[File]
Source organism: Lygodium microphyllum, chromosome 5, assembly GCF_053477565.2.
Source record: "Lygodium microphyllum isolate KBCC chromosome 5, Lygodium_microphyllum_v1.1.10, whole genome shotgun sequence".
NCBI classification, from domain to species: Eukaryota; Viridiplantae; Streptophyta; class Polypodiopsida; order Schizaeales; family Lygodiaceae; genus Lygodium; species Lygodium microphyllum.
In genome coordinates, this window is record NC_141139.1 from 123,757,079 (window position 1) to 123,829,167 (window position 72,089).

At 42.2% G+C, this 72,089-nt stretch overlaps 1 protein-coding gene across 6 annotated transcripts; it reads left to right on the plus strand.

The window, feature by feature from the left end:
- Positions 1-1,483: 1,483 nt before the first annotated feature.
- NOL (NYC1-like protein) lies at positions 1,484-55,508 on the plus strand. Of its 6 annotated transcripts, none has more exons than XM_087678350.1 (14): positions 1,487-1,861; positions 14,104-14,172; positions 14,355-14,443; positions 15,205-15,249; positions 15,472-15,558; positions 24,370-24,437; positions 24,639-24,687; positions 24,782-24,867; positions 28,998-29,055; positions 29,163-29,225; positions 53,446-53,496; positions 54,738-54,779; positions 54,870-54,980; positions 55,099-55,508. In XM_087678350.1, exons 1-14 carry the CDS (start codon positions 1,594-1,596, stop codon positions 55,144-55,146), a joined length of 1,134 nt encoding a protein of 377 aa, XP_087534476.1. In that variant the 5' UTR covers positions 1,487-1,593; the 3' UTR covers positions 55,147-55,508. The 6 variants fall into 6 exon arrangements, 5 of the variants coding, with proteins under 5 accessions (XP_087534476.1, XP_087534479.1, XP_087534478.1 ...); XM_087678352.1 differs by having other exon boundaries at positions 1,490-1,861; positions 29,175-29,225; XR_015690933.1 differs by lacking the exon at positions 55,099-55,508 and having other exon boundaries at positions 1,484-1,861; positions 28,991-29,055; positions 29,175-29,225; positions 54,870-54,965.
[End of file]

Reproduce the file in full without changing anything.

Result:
Source organism: Lygodium microphyllum, chromosome 5, assembly GCF_053477565.2.
Source record: "Lygodium microphyllum isolate KBCC chromosome 5, Lygodium_microphyllum_v1.1.10, whole genome shotgun sequence".
NCBI classification, from domain to species: Eukaryota; Viridiplantae; Streptophyta; class Polypodiopsida; order Schizaeales; family Lygodiaceae; genus Lygodium; species Lygodium microphyllum.
In genome coordinates, this window is record NC_141139.1 from 123,757,079 (window position 1) to 123,829,167 (window position 72,089).

At 42.2% G+C, this 72,089-nt stretch overlaps 1 protein-coding gene across 6 annotated transcripts; it reads left to right on the plus strand.

The window, feature by feature from the left end:
- Positions 1-1,483: 1,483 nt before the first annotated feature.
- NOL (NYC1-like protein) lies at positions 1,484-55,508 on the plus strand. Of its 6 annotated transcripts, none has more exons than XM_087678350.1 (14): positions 1,487-1,861; positions 14,104-14,172; positions 14,355-14,443; positions 15,205-15,249; positions 15,472-15,558; positions 24,370-24,437; positions 24,639-24,687; positions 24,782-24,867; positions 28,998-29,055; positions 29,163-29,225; positions 53,446-53,496; positions 54,738-54,779; positions 54,870-54,980; positions 55,099-55,508. In XM_087678350.1, exons 1-14 carry the CDS (start codon positions 1,594-1,596, stop codon positions 55,144-55,146), a joined length of 1,134 nt encoding a protein of 377 aa, XP_087534476.1. In that variant the 5' UTR covers positions 1,487-1,593; the 3' UTR covers positions 55,147-55,508. The 6 variants fall into 6 exon arrangements, 5 of the variants coding, with proteins under 5 accessions (XP_087534476.1, XP_087534479.1, XP_087534478.1 ...); XM_087678352.1 differs by having other exon boundaries at positions 1,490-1,861; positions 29,175-29,225; XR_015690933.1 differs by lacking the exon at positions 55,099-55,508 and having other exon boundaries at positions 1,484-1,861; positions 28,991-29,055; positions 29,175-29,225; positions 54,870-54,965.